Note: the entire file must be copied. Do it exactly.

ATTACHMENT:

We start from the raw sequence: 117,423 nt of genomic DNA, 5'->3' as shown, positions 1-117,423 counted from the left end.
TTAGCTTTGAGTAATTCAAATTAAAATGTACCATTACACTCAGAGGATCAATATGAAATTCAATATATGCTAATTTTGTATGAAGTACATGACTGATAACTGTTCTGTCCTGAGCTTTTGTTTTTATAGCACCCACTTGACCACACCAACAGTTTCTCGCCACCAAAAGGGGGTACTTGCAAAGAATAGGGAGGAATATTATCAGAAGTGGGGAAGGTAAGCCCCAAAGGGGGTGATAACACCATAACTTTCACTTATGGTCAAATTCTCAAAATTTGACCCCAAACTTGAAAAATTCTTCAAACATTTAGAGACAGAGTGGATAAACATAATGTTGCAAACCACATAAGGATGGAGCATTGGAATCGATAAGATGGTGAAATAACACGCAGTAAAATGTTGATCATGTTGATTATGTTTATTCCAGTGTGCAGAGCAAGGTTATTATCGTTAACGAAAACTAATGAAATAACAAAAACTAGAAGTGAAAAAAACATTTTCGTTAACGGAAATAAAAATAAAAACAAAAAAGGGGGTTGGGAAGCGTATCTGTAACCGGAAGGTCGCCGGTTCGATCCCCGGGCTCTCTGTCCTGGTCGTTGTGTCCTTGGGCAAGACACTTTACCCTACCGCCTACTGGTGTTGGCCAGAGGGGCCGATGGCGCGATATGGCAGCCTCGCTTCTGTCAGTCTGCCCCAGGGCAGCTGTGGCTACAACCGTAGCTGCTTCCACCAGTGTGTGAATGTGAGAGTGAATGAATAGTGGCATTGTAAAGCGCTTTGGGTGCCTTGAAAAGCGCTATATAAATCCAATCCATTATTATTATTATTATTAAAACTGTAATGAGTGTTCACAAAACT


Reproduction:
We start from the raw sequence: 117,423 nt of genomic DNA, 5'->3' as shown, positions 1-117,423 counted from the left end.
TTAGCTTTGAGTAATTCAAATTAAAATGTACCATTACACTCAGAGGATCAATATGAAATTCAATATATGCTAATTTTGTATGAAGTACATGACTGATAACTGTTCTGTCCTGAGCTTTTGTTTTTATAGCACCCACTTGACCACACCAACAGTTTCTCGCCACCAAAAGGGGGTACTTGCAAAGAATAGGGAGGAATATTATCAGAAGTGGGGAAGGTAAGCCCCAAAGGGGGTGATAACACCATAACTTTCACTTATGGTCAAATTCTCAAAATTTGACCCCAAACTTGAAAAATTCTTCAAACATTTAGAGACAGAGTGGATAAACATAATGTTGCAAACCACATAAGGATGGAGCATTGGAATCGATAAGATGGTGAAATAACACGCAGTAAAATGTTGATCATGTTGATTATGTTTATTCCAGTGTGCAGAGCAAGGTTATTATCGTTAACGAAAACTAATGAAATAACAAAAACTAGAAGTGAAAAAAACATTTTCGTTAACGGAAATAAAAATAAAAACAAAAAAGGGGGTTGGGAAGCGTATCTGTAACCGGAAGGTCGCCGGTTCGATCCCCGGGCTCTCTGTCCTGGTCGTTGTGTCCTTGGGCAAGACACTTTACCCTACCGCCTACTGGTGTTGGCCAGAGGGGCCGATGGCGCGATATGGCAGCCTCGCTTCTGTCAGTCTGCCCCAGGGCAGCTGTGGCTACAACCGTAGCTGCTTCCACCAGTGTGTGAATGTGAGAGTGAATGAATAGTGGCATTGTAAAGCGCTTTGGGTGCCTTGAAAAGCGCTATATAAATCCAATCCATTATTATTATTATTATTAAAACTGTAATGAGTGTTCACAAAACT